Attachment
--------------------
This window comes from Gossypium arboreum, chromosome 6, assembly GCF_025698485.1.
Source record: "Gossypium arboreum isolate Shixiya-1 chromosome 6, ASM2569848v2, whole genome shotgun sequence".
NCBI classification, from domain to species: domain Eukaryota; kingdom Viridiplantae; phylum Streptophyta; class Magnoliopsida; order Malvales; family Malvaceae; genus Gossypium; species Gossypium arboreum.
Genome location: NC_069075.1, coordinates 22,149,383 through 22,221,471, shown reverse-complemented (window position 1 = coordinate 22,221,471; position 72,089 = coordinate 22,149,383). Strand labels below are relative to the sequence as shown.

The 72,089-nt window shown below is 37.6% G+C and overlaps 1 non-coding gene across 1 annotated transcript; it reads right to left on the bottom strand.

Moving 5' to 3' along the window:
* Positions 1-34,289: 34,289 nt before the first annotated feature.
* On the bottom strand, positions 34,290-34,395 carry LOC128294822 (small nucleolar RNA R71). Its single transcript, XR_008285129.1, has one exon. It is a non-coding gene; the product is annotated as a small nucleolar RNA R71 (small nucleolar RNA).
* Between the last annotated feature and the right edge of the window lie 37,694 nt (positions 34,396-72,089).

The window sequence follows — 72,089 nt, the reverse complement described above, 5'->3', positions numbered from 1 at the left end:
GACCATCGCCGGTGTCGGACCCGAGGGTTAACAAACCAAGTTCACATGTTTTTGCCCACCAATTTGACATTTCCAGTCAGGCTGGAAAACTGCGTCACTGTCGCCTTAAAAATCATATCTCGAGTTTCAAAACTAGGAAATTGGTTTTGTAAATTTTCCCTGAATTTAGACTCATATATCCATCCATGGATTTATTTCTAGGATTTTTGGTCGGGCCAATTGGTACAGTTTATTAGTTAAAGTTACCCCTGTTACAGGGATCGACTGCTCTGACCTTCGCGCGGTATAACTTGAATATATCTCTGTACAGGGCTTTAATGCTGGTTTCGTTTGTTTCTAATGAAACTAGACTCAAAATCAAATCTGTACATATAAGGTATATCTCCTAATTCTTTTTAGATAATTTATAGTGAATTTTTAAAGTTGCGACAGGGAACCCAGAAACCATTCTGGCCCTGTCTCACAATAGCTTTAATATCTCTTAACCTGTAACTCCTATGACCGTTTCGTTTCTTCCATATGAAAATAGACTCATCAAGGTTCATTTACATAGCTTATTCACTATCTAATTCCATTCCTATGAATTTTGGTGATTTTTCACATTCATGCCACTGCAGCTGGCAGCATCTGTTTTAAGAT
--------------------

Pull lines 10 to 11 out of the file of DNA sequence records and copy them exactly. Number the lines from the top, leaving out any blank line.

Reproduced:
The window sequence follows — 72,089 nt, the reverse complement described above, 5'->3', positions numbered from 1 at the left end:
GACCATCGCCGGTGTCGGACCCGAGGGTTAACAAACCAAGTTCACATGTTTTTGCCCACCAATTTGACATTTCCAGTCAGGCTGGAAAACTGCGTCACTGTCGCCTTAAAAATCATATCTCGAGTTTCAAAACTAGGAAATTGGTTTTGTAAATTTTCCCTGAATTTAGACTCATATATCCATCCATGGATTTATTTCTAGGATTTTTGGTCGGGCCAATTGGTACAGTTTATTAGTTAAAGTTACCCCTGTTACAGGGATCGACTGCTCTGACCTTCGCGCGGTATAACTTGAATATATCTCTGTACAGGGCTTTAATGCTGGTTTCGTTTGTTTCTAATGAAACTAGACTCAAAATCAAATCTGTACATATAAGGTATATCTCCTAATTCTTTTTAGATAATTTATAGTGAATTTTTAAAGTTGCGACAGGGAACCCAGAAACCATTCTGGCCCTGTCTCACAATAGCTTTAATATCTCTTAACCTGTAACTCCTATGACCGTTTCGTTTCTTCCATATGAAAATAGACTCATCAAGGTTCATTTACATAGCTTATTCACTATCTAATTCCATTCCTATGAATTTTGGTGATTTTTCACATTCATGCCACTGCAGCTGGCAGCATCTGTTTTAAGAT